The Put/Call Ratio

Options offer traders lots of… well, options! Call options provide the opportunity to leverage your profits when a stock goes up; put options allow you to make money as a stock goes down. What’s more, you can even write covered calls on stocks that you hold in order to provide low-risk income, and you can use puts as a form of “insurance.”

Options are great, but they’re not for everybody — and they’re not the subject of this week’s episode. However, the Put/Call Ratio is. It may sound as if it has to do with options, and it does: but it can be used to inform your stock trades. In this episode, I’ll explain how.

In this episode, you’ll learn:

- About puts and calls: a brief review or introduction for those not familiar with options (0:37).

- What the Put/Call Ratio is, how it’s calculated, and how it can be read (1:17).

- The different “universes” of options that can comprise a Put/Call Ratio, and the specific characteristics of each (1:50).

- How to interpret the Put/Call Ratio to determine if the market is oversold, overbought, or neither (2:25).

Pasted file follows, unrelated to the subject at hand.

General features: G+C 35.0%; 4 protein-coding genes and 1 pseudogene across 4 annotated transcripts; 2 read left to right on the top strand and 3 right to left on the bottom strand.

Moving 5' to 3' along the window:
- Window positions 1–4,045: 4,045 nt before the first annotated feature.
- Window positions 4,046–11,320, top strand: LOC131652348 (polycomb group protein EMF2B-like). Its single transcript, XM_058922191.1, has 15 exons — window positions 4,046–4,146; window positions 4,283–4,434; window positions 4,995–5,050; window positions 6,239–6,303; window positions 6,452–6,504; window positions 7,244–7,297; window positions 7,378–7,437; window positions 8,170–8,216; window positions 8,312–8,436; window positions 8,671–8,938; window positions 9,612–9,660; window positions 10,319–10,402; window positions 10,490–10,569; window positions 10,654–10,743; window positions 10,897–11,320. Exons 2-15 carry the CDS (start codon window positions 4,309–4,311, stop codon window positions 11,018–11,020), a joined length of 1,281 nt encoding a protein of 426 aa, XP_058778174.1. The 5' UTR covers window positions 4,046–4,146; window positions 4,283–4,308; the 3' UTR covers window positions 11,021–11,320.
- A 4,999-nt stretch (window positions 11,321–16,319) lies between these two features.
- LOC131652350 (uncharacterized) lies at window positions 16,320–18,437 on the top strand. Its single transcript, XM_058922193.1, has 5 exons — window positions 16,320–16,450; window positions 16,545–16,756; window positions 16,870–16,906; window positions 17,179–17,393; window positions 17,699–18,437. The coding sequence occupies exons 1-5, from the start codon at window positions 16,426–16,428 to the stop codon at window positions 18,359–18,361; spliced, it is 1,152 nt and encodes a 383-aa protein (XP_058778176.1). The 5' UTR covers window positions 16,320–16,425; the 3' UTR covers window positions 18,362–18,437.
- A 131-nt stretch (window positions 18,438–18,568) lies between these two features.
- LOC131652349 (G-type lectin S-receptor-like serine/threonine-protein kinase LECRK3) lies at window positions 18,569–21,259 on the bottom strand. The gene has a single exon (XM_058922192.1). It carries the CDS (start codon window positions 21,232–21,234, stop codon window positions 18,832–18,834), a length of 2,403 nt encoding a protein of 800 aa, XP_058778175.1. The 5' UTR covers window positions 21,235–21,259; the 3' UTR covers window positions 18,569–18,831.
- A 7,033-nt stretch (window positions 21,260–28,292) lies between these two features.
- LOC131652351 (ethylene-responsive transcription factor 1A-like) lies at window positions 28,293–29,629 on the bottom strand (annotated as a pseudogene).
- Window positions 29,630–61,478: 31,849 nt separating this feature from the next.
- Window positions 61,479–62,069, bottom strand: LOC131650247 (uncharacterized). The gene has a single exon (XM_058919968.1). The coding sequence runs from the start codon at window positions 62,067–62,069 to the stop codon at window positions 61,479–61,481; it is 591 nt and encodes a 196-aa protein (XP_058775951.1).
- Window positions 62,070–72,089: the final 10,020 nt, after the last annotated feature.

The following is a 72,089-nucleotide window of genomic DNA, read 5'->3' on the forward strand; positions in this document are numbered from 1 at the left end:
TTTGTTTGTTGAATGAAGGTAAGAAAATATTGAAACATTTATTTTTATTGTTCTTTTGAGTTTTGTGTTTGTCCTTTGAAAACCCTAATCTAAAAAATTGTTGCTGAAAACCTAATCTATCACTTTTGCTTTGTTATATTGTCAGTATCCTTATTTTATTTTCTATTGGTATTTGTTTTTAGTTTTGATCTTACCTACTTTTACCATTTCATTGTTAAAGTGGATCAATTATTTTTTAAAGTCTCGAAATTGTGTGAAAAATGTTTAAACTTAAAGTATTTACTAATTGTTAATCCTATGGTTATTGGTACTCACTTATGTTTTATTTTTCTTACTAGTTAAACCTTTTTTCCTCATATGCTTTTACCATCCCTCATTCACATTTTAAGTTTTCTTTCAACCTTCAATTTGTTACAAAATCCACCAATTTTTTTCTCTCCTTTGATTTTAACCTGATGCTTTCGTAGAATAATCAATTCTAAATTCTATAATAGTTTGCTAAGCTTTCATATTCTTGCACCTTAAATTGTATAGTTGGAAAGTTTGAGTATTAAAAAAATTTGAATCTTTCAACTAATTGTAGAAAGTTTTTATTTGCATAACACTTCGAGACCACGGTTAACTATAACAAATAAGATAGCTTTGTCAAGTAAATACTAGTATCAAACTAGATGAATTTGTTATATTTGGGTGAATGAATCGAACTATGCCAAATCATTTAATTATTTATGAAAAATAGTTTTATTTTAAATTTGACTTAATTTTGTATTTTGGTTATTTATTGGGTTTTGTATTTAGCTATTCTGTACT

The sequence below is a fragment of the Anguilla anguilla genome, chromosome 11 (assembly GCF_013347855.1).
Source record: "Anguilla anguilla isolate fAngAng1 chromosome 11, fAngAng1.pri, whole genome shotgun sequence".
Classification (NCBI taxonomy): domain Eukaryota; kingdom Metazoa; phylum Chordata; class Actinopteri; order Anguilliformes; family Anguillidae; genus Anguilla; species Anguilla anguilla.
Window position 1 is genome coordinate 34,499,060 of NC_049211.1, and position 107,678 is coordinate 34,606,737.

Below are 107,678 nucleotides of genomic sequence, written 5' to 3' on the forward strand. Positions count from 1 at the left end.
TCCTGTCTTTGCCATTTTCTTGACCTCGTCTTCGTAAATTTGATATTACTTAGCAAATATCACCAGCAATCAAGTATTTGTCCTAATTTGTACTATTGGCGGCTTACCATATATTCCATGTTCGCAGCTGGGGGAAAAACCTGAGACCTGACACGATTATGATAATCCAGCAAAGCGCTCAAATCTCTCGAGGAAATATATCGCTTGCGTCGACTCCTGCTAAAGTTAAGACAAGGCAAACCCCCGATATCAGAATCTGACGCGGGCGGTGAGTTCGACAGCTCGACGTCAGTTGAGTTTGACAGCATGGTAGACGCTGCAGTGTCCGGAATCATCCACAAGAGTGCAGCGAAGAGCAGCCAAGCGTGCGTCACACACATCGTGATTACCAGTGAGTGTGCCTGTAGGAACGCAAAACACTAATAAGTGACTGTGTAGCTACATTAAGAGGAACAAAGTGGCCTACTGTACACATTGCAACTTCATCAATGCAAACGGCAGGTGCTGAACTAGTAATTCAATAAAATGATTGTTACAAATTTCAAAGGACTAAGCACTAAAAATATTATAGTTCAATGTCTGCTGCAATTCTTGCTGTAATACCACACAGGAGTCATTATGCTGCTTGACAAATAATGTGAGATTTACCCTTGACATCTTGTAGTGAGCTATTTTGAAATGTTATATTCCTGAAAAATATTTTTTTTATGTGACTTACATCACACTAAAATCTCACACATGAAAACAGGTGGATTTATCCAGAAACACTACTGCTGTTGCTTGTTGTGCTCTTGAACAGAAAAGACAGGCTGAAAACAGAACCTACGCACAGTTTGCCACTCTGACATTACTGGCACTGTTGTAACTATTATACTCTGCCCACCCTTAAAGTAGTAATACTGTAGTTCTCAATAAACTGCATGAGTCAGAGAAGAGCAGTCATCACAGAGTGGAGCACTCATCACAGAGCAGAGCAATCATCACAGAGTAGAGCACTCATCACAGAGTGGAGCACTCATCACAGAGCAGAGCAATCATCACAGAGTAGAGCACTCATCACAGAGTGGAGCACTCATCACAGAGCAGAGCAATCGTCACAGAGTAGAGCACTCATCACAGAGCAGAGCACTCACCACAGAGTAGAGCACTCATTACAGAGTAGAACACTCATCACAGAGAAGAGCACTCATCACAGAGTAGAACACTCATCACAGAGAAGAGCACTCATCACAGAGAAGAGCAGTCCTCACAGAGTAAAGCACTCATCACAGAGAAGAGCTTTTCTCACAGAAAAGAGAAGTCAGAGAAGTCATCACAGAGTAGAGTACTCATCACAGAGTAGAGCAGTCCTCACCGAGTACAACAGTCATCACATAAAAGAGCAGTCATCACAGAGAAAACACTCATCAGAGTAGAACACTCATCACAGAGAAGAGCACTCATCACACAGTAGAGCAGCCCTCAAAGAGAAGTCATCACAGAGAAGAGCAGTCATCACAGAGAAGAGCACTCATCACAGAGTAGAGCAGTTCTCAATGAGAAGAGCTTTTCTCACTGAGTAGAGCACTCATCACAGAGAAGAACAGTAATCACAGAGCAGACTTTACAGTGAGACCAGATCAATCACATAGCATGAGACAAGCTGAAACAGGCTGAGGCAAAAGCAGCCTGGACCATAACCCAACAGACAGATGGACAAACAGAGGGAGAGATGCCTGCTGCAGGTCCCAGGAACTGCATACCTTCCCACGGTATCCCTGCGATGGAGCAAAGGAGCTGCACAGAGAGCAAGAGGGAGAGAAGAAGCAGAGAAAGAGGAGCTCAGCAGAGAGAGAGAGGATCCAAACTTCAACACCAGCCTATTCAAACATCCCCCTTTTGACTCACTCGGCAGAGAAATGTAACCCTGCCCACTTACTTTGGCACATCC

This video also includes real-life examples of Put/Call Ratios using all three major “universes” of options: the $CPCI, the $CPCE, and the $CPC. Confused? Watch the video and you’ll understand!

The Put/Call Ratio measures put volume relative to call volume. This can help you determine if the market appears to be overbought, oversold — and to what extent — or neither. Ingeniously, it also allows you to gauge how the sentiment of professional traders compares to that of amateur traders, and how the two synthesize to form an overall consensus. Best of all, this indicator is easy to read and understand — once you learn a few basic rules, all of which are covered in this episode.

Happy Trading!

Manny Backus
CEO, Wealthpire Inc.

P.S. In our next video, we’ll look at the Aroon indicator, which helps determine if a stock is trending or range-bound. Until next week…

Episode 68 — Put/Call Ratio

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